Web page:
Dorottya Rédai, project coordinator of the fairytale book A Fairy Tale for Everyone (Meseország mindenkié), has been selected for Time Magazine‘s 100 most influential people of 2021. She says this recognition further encourages her to continue working “in the very hostile political environment we are living in.”
The book contains seventeen well-known fairytales reframed in a way in which the hero(es) belong(s) to a stigmatized or minority group such as the elderly, homosexuals, transsexuals, Roma, or people with disabilities; while adoption, extreme poverty, and children from abusive families are also featured among the tales’ themes.
The book’s publication caused outrage in radical right circles, just like in the Fidesz-led government and led to several scandals. Vice-president of the far-right Mi Hazánk (Our Homeland) party, Dóra Dúró, for example, shredded a copy of the book, while the prime minister himself said that Hungary is very tolerant of homosexuality, but homosexuals should leave children alone. Perhaps not independent from the hysteria it caused, the book topped and still tops several best-seller lists.
According to Time‘s explanation, “The LGBTI+ community in Hungary is one of the most popular targets for Prime Minister Viktor Orbán’s hate crusades. Standing up to this takes a lot of courage. It means enduring smear campaigns in an already hostile societal environment of restricted press freedom and attacks on the rule of law and fundamental rights. This hostility is amplified by a bombardment of rhetoric that everybody who is different is a threat to the country.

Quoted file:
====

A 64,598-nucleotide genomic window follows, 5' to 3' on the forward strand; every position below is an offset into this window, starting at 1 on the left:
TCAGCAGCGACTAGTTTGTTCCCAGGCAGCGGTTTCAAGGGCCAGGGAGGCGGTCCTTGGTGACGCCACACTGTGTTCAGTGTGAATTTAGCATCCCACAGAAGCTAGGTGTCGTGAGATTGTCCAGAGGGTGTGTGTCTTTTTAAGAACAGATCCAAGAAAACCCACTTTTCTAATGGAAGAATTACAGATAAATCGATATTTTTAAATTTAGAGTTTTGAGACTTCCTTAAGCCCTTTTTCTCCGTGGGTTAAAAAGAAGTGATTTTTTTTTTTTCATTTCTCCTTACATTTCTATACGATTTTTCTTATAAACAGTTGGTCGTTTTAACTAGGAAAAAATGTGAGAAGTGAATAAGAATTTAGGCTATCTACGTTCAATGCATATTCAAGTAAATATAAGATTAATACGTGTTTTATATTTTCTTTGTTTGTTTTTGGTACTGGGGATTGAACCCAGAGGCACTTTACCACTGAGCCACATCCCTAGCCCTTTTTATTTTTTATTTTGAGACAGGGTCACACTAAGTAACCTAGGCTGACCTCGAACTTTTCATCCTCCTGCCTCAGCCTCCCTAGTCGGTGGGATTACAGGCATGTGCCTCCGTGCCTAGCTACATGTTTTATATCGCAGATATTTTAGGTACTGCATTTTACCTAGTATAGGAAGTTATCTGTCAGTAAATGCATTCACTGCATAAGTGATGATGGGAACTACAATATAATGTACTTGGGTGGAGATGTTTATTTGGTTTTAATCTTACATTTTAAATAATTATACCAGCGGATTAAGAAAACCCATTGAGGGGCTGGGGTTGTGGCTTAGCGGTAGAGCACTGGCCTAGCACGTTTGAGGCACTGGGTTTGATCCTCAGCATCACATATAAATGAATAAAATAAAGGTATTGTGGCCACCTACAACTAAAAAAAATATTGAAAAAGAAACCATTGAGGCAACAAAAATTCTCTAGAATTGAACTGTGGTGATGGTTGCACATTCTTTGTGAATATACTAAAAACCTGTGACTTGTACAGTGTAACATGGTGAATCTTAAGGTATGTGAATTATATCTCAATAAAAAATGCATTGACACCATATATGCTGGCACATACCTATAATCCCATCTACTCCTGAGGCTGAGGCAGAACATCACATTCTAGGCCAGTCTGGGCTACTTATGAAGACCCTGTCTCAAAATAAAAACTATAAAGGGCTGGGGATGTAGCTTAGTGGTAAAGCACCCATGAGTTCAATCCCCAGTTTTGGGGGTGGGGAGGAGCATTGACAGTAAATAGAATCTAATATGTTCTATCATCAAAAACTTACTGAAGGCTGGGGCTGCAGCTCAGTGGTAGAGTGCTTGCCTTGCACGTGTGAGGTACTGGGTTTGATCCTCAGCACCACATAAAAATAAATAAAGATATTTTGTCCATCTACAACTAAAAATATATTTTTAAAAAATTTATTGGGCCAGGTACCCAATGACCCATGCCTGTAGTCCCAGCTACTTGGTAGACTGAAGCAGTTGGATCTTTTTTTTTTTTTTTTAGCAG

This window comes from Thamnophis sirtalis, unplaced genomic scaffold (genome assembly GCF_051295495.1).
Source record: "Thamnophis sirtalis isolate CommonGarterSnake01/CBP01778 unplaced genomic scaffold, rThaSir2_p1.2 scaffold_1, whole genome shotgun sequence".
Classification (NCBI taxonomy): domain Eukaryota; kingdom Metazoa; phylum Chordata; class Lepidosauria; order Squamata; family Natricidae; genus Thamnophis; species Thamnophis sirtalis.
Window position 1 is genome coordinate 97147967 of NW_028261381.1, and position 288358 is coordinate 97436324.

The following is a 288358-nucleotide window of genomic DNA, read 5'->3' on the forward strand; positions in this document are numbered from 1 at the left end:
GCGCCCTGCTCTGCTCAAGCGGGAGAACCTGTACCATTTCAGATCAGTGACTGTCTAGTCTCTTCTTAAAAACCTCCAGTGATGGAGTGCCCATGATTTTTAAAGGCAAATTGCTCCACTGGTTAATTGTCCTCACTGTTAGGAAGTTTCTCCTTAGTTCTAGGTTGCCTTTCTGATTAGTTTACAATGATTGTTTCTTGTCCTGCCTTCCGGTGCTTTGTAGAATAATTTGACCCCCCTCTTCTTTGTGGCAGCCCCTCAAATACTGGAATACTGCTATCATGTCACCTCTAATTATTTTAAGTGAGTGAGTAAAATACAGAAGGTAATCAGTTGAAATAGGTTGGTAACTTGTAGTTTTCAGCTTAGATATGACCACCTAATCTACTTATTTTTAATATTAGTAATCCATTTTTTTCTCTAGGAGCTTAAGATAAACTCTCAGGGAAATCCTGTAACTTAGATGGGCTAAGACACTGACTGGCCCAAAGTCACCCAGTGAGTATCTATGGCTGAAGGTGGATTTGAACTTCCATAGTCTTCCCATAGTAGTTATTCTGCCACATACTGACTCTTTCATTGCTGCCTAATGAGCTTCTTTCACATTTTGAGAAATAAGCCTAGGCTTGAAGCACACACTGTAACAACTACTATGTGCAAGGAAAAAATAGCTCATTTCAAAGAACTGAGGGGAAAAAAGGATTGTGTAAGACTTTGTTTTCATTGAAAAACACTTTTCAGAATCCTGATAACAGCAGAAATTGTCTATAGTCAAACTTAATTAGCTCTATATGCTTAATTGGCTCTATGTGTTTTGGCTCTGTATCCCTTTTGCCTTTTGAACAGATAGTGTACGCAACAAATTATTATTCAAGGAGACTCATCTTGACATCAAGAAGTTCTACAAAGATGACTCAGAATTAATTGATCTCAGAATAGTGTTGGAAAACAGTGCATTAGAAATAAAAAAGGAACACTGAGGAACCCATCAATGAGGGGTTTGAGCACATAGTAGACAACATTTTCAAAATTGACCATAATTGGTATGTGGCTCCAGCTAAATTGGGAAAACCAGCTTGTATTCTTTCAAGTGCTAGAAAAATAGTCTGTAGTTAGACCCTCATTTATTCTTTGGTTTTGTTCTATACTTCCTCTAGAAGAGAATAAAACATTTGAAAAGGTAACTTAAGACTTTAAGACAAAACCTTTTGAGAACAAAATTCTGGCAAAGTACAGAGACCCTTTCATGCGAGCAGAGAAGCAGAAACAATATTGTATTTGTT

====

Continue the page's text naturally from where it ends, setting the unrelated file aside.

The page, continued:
Dorottya Rédai is a symbol of the courage needed in such an environment. In collaboration with fellow members of the Labrisz Lesbian Association and book editor, Boldizsár Nagy, the academic and activist spearheaded the development of the children’s book A Fairy Tale for Everyone, which incorporates LGBTI+ characters into reimaginings of traditional fairy tales.
This work shows so beautifully how colorful life is. It makes young people believe that—no matter who you are—there is a fairy tale waiting for you that is your life.
When publishing stories with lesbian, gay, and nonbinary characters becomes a reason to adopt laws restricting freedom of expression, it is clear that democracy is in grave danger. As it is in Hungary.
But there is hope.
And with people like Dorottya Rédai and her colleagues at the forefront of the struggle for equality, we can continue to believe in a happy ending.”
Dorottya Rédai. Via people.ceu.edu
Rédai, who works as Central European University’s (CEU) researcher, commented that her inclusion is a great honor and recognition. “It encourages me to continue my work in the very hostile political environment we are living in. It sends a message that what we are working for is very important and I hope it will inspire other activists in the region to continue to address LGBT+ issues, even if it seems difficult, exhausting, and sometimes scary or hopeless.”
featured image illustration via Labrisz Association